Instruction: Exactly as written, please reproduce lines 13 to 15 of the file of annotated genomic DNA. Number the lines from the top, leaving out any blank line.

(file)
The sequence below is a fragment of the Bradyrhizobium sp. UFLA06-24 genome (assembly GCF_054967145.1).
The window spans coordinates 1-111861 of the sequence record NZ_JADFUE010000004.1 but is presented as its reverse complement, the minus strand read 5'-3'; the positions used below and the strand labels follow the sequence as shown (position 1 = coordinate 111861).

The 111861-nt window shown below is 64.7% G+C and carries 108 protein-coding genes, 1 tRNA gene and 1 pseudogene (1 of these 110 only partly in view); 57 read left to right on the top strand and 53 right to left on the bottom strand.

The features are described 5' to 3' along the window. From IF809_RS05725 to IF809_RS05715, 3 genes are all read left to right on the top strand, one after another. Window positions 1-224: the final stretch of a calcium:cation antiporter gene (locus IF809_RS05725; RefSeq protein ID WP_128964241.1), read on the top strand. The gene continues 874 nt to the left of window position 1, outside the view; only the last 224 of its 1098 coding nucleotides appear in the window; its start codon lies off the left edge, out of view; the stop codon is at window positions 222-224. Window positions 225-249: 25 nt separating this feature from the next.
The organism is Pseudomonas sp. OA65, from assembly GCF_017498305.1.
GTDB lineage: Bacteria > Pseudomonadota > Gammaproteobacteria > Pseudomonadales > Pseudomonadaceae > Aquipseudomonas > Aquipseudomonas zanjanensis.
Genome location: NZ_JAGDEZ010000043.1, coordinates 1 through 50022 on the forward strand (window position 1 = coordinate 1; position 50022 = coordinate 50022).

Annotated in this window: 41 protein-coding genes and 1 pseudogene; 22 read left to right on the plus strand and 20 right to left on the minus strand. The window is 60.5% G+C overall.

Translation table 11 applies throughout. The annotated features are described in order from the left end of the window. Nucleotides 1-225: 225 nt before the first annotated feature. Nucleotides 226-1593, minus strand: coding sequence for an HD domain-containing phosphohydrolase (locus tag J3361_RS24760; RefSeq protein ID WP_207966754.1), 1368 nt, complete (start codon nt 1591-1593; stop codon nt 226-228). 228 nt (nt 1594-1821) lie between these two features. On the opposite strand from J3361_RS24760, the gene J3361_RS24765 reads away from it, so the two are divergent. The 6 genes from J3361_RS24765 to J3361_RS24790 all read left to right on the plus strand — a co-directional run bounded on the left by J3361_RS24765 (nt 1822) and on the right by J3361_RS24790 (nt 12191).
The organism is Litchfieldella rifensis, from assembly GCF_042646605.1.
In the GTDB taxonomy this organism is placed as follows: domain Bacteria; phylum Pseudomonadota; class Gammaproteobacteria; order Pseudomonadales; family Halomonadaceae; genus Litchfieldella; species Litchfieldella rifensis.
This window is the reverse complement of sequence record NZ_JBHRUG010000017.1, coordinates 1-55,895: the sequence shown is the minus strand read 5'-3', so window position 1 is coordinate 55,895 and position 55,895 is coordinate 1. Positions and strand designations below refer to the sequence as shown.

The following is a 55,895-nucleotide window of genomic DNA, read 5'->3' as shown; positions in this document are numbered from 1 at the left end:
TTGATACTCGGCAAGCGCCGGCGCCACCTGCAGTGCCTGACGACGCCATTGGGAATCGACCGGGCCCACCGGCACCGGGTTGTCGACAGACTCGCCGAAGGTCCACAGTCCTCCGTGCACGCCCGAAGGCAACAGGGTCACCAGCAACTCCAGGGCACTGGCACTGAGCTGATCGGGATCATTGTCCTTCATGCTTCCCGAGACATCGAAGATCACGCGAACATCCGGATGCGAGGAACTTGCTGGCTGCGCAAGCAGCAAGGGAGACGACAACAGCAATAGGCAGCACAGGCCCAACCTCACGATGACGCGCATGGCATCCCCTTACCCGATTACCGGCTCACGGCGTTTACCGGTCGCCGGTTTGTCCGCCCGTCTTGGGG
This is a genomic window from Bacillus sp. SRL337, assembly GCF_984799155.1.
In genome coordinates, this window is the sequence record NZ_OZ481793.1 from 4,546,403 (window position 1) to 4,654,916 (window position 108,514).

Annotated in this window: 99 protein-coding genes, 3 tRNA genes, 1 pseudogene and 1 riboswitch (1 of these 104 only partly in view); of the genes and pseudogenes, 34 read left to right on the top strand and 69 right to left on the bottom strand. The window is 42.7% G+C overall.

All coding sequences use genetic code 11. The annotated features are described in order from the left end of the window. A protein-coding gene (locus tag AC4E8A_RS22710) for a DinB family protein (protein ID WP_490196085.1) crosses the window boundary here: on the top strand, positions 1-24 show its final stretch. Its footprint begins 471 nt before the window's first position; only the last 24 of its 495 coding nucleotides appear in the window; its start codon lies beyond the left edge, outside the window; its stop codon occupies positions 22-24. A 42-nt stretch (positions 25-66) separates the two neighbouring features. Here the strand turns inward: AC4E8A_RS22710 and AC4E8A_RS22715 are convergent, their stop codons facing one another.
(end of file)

The following is a 55,895-nucleotide window of genomic DNA, read 5'->3' as shown; positions in this document are numbered from 1 at the left end:
TTGATACTCGGCAAGCGCCGGCGCCACCTGCAGTGCCTGACGACGCCATTGGGAATCGACCGGGCCCACCGGCACCGGGTTGTCGACAGACTCGCCGAAGGTCCACAGTCCTCCGTGCACGCCCGAAGGCAACAGGGTCACCAGCAACTCCAGGGCACTGGCACTGAGCTGATCGGGATCATTGTCCTTCATGCTTCCCGAGACATCGAAGATCACGCGAACATCCGGATGCGAGGAACTTGCTGGCTGCGCAAGCAGCAAGGGAGACGACAACAGCAATAGGCAGCACAGGCCCAACCTCACGATGACGCGCATGGCATCCCCTTACCCGATTACCGGCTCACGGCGTTTACCGGTCGCCGGTTTGTCCGCCCGTCTTGGGG
This is a genomic window from Bacillus sp. SRL337, assembly GCF_984799155.1.